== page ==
There are other scenarios where writing automated tests may not be worth the effort. Use your own judgement (discuss with your teammates!). Be pragmatic, not dogmatic. Just because you follow TDD most of the time doesn’t mean you need to handcuff yourself to the idea of perfect execution.
For example, I don’t bother writing automated tests for the UI. I run the application and visually verify it. If automated tests are required, I believe that’s a job best left to automation QAs.
Don’t look at one requirement at a time
In real world software development, we are always dealing with incomplete information. We never know all of the requirements at once. We implement the software based on the known requirements, and the software evolves over time as more requirements are discovered.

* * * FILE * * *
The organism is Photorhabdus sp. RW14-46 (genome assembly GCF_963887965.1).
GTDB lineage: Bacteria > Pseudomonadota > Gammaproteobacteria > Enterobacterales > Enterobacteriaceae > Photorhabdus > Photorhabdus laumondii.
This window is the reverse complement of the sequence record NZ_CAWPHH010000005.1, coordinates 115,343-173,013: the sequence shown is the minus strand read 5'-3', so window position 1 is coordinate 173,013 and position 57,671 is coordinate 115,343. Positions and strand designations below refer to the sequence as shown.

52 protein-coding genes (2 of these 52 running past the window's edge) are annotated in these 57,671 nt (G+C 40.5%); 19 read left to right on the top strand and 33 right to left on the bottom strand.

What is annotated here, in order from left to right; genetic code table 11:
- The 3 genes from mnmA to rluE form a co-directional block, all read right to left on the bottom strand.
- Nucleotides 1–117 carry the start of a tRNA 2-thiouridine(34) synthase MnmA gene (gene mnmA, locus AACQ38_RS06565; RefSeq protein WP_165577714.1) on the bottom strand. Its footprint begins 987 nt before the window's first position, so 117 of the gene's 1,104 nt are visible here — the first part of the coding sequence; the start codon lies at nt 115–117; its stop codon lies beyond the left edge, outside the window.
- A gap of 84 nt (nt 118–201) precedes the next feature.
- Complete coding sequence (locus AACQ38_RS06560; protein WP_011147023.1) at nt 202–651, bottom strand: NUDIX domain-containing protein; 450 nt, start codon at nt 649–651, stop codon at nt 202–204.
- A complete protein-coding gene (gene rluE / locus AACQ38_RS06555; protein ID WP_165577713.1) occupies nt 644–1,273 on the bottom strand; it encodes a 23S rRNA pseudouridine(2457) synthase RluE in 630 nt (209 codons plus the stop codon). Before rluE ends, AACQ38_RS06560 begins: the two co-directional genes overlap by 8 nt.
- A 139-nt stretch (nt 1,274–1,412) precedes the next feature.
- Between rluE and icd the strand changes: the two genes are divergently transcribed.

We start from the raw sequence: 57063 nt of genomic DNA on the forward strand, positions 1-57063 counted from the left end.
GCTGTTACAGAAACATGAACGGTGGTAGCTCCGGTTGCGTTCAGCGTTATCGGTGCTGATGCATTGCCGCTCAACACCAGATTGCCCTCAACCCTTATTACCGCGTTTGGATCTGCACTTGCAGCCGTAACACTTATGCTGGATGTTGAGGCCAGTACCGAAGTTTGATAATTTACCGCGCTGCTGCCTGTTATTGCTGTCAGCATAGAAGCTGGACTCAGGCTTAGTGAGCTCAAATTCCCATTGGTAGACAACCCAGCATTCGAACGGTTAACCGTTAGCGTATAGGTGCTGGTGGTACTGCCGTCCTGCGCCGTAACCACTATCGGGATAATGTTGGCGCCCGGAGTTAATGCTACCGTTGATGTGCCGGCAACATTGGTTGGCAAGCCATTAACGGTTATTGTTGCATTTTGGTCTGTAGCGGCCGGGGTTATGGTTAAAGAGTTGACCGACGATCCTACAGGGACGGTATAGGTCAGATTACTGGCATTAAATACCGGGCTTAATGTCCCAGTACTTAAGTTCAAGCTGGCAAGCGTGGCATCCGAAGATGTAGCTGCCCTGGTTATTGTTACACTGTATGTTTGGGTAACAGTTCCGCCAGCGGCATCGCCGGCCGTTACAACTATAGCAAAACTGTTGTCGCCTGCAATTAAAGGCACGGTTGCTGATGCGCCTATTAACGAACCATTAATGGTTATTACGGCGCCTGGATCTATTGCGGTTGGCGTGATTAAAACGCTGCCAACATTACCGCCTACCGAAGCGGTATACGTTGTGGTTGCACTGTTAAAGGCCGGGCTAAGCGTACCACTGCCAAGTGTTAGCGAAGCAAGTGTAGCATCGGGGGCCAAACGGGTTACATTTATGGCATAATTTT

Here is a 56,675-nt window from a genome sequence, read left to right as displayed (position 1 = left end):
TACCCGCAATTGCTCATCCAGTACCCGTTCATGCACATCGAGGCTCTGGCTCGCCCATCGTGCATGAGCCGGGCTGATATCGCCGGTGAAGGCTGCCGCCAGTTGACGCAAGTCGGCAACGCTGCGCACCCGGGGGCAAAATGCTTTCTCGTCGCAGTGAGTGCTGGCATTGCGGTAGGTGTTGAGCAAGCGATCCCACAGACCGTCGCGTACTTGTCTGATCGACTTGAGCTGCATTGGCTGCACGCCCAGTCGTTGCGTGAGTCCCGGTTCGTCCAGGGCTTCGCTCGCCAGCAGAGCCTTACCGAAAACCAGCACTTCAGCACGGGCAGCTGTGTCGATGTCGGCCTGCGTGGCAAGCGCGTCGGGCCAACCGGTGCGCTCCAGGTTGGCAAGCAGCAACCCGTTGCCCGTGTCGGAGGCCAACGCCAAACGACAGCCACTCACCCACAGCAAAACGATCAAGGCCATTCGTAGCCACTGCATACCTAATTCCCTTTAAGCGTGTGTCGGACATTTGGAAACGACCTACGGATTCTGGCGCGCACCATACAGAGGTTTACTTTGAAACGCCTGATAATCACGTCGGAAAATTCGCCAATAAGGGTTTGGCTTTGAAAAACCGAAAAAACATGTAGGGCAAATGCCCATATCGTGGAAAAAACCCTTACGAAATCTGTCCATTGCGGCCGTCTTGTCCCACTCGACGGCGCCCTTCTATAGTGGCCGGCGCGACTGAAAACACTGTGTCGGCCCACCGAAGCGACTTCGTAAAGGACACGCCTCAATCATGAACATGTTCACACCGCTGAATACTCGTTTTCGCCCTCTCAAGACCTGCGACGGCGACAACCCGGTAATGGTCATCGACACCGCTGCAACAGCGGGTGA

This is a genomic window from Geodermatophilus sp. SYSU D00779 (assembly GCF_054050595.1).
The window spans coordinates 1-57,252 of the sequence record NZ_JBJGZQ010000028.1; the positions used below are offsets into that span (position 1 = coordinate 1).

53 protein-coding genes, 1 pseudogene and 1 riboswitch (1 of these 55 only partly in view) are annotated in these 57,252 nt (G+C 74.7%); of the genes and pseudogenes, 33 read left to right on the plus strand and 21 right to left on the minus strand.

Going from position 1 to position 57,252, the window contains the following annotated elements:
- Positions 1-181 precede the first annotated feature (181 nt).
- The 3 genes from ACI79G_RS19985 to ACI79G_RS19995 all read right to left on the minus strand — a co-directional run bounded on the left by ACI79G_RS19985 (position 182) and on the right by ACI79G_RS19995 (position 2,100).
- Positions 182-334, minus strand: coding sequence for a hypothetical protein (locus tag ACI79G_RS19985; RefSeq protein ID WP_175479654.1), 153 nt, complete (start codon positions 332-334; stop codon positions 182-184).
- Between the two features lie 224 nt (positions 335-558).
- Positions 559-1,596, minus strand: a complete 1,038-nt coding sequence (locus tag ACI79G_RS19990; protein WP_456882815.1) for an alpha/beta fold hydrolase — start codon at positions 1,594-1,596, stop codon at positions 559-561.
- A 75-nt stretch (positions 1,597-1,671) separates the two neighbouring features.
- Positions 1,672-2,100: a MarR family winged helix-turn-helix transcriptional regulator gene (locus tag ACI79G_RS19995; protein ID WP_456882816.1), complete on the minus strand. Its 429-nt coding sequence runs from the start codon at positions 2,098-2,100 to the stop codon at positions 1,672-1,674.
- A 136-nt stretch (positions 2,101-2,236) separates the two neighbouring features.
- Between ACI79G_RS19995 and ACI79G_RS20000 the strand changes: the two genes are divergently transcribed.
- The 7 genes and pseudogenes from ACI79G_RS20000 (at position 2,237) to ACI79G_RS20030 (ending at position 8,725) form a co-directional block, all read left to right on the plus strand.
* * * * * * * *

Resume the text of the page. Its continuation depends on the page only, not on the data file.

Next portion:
When you’re doing TDD, it may tempting to zoom in and only deal with one requirement at a time.
Don’t lose the forest for the trees. Zoom out. Look at the big picture. Look at all of the requirements available and come up with a high-level design.
It’s well known that Big Design Up Front is a bad idea. Too little design is also a bad idea. It leads to wasting time, because you didn’t plan ahead at all.
Don’t implement obviously wrong solutions
You’ve been given the task of implementing a method that adds two integers and returns the sum.
You write a test:
Code language: C# (cs)
Assert.AreEqual(4, Add(2, 2));
You go to implement the method, so you hardcode the result the test is looking for:
Code language: C# (cs)